| Discussion: |
The two most common forms of distal ileal obstruction are ileal atresia and meconium ileus. An intrauterine ischaemic insult to the developing intestine results in atresia or, more rarely, stenosis. It can affect any portion of the jejunum or ileum. The varieties include atresia with the two blind ends lying in apposition or separated by a fibrous band, and atresia with a gap between the ends often associated with a mesenteric defect. A rare variety is one in which the intestine spirals around the mesenteric artery with the mesentery running in a spiral from the central vessel to the intestine and is known as an "apple peel" deformity. This type has a familial incidence. The others are isolated. Intrauterine volvulus of part of the intestine may also cause atresia. Atresias may be multiple within the small bowel. The clinical presentation is with bilious vomiting, the age of onset being determined by the level of the atretic segment, the higher the lesion the earlier the onset of symptoms but most infants present within the first 24 hours post delivery. Abdominal distension is also present in children with low atretic lesions.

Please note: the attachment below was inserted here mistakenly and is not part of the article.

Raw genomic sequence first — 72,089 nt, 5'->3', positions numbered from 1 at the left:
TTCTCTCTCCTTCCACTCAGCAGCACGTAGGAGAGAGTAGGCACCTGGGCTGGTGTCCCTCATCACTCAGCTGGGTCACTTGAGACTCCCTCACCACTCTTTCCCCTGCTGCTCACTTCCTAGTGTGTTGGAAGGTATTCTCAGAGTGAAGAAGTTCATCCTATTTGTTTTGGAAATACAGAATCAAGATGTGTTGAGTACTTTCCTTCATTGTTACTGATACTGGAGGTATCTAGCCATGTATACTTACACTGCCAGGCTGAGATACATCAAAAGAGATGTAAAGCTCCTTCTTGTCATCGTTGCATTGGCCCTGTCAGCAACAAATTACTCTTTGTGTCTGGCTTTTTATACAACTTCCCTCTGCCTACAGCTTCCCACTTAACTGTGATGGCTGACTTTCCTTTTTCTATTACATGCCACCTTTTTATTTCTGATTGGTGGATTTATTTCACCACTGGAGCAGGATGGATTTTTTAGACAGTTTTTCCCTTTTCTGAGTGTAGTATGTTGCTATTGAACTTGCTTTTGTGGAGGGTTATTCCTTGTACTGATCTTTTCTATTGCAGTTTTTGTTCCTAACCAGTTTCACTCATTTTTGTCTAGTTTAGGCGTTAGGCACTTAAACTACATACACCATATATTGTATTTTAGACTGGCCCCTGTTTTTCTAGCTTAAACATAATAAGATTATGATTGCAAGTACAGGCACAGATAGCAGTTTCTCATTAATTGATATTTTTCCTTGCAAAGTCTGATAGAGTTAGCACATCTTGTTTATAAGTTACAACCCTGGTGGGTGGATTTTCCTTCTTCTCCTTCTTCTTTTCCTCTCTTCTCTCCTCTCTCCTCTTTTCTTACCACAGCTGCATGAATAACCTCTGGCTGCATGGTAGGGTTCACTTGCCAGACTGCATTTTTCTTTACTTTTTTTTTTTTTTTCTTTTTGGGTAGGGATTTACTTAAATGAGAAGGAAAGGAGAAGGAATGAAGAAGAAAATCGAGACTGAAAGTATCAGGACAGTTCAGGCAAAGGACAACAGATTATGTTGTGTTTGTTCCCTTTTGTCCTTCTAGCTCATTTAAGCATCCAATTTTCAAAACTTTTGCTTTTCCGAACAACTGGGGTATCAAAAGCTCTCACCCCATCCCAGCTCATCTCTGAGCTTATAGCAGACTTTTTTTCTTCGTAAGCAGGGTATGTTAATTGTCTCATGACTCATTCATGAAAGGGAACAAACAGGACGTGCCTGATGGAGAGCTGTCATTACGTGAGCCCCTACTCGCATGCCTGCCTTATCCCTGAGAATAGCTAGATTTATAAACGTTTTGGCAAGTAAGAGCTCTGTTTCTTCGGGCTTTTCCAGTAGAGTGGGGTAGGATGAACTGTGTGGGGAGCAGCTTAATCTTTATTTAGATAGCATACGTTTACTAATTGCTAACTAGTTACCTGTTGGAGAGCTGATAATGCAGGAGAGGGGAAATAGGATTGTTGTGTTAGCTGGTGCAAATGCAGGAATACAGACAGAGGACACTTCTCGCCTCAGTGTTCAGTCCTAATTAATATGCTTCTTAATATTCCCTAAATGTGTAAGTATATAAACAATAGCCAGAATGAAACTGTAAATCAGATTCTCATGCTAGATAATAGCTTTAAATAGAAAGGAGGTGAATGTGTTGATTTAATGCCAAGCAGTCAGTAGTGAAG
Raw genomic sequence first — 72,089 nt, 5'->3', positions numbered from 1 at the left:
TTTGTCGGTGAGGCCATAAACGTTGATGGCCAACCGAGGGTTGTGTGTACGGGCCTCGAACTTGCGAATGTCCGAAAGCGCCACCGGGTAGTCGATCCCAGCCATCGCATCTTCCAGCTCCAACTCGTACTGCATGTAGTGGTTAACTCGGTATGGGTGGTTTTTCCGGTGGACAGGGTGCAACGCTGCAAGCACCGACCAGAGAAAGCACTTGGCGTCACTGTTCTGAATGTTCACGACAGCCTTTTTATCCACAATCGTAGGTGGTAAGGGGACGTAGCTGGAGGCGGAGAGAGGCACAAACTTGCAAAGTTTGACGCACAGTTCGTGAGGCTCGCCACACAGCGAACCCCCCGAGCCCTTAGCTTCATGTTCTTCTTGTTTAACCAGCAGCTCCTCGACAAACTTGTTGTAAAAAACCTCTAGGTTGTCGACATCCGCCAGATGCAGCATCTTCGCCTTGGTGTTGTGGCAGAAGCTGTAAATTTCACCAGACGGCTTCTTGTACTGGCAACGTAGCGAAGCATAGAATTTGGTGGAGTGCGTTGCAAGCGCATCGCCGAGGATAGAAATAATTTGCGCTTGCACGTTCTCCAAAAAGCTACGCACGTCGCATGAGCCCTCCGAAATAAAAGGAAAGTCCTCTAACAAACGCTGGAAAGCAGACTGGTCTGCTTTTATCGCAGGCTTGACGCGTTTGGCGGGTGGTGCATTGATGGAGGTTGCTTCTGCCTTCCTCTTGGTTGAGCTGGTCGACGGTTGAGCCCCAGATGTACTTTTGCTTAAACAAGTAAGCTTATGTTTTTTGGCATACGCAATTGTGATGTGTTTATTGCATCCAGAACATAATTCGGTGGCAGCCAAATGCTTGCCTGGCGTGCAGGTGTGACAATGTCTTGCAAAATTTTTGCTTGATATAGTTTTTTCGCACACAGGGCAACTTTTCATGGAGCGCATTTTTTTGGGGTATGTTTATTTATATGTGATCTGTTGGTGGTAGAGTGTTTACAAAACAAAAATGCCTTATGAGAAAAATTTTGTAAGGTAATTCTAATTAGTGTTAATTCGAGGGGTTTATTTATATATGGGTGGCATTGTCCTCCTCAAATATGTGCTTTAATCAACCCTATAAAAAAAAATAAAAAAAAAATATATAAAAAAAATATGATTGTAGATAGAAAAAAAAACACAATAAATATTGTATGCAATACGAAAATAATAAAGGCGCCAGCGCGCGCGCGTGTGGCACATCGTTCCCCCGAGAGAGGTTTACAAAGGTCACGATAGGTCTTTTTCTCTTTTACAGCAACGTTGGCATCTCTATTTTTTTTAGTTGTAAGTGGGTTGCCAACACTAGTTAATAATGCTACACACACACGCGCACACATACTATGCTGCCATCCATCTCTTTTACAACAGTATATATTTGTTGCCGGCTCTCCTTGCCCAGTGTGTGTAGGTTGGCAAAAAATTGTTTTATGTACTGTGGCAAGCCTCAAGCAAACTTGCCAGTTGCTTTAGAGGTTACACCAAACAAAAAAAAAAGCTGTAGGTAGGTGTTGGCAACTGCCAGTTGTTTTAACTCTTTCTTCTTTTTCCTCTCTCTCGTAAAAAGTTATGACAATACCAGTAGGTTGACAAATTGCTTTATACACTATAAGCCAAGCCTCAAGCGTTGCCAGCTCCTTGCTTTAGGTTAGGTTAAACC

The radiological appearance is that of distended loops of bowel with fluid levels, the number of loops being determined by the level of the atresia. The higher the most proximal atretic lesion the fewer the number of distended loops. Intrauterine perforation of the bowel with extrusion of meconium into the peritoneal cavity is reflected on the radiographs by the finding of calcified meconium within the peritoneal cavity. In ileal atresia the diagnosis may be delayed as the infant can pass meconium which is present in the bowel distal to the atretic segment, thus causing the illusion of the bowel continuity being intact. In ileal atresia the loop of bowel proximal to the atresia may become disproportionately distended to the rest of the loops of bowel and be filled with meconium mixed with fluid to give a bubbly appearance which can be confused with the appearance of meconium ileus seen in cystic fibrosis infants. In the high intestinal atresias, contrast studies are not indicated. In the lower lesions water soluble enemas are indicated to determine the cause of the abdominal distension. In ileal atresia a microcolon is demonstrated, the contrast outlining the whole colon and appendix and sometimes a portion of collapsed ileum. Unlike infants with Hirschsprung's disease the rectum is distensible.